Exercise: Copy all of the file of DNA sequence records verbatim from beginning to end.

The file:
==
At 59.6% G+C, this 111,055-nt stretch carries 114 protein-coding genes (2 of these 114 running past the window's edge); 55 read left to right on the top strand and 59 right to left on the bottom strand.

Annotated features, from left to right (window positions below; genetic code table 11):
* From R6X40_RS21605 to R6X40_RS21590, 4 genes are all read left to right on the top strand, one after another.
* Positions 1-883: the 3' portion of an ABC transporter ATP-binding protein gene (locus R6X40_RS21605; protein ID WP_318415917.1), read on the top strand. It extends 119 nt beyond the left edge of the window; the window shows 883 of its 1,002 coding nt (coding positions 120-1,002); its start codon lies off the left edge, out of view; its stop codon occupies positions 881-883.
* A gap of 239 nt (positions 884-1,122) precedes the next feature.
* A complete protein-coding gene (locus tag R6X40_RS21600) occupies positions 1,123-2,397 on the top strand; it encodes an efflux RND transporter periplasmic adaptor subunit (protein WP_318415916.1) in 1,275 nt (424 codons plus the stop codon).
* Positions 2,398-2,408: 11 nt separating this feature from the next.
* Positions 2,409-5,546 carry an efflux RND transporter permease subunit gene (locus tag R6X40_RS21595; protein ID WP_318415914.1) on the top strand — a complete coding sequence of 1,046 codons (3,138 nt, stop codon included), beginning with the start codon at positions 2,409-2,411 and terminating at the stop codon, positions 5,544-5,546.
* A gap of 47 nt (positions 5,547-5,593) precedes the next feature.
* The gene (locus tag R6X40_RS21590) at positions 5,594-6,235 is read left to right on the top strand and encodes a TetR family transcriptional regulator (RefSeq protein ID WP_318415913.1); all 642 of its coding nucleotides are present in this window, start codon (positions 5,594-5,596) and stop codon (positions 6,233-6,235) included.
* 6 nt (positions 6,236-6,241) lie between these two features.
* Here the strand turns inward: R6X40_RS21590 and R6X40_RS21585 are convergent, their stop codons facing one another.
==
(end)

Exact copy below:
At 59.6% G+C, this 111,055-nt stretch carries 114 protein-coding genes (2 of these 114 running past the window's edge); 55 read left to right on the top strand and 59 right to left on the bottom strand.

Annotated features, from left to right (window positions below; genetic code table 11):
* From R6X40_RS21605 to R6X40_RS21590, 4 genes are all read left to right on the top strand, one after another.
* Positions 1-883: the 3' portion of an ABC transporter ATP-binding protein gene (locus R6X40_RS21605; protein ID WP_318415917.1), read on the top strand. It extends 119 nt beyond the left edge of the window; the window shows 883 of its 1,002 coding nt (coding positions 120-1,002); its start codon lies off the left edge, out of view; its stop codon occupies positions 881-883.
* A gap of 239 nt (positions 884-1,122) precedes the next feature.
* A complete protein-coding gene (locus tag R6X40_RS21600) occupies positions 1,123-2,397 on the top strand; it encodes an efflux RND transporter periplasmic adaptor subunit (protein WP_318415916.1) in 1,275 nt (424 codons plus the stop codon).
* Positions 2,398-2,408: 11 nt separating this feature from the next.
* Positions 2,409-5,546 carry an efflux RND transporter permease subunit gene (locus tag R6X40_RS21595; protein ID WP_318415914.1) on the top strand — a complete coding sequence of 1,046 codons (3,138 nt, stop codon included), beginning with the start codon at positions 2,409-2,411 and terminating at the stop codon, positions 5,544-5,546.
* A gap of 47 nt (positions 5,547-5,593) precedes the next feature.
* The gene (locus tag R6X40_RS21590) at positions 5,594-6,235 is read left to right on the top strand and encodes a TetR family transcriptional regulator (RefSeq protein ID WP_318415913.1); all 642 of its coding nucleotides are present in this window, start codon (positions 5,594-5,596) and stop codon (positions 6,233-6,235) included.
* 6 nt (positions 6,236-6,241) lie between these two features.
* Here the strand turns inward: R6X40_RS21590 and R6X40_RS21585 are convergent, their stop codons facing one another.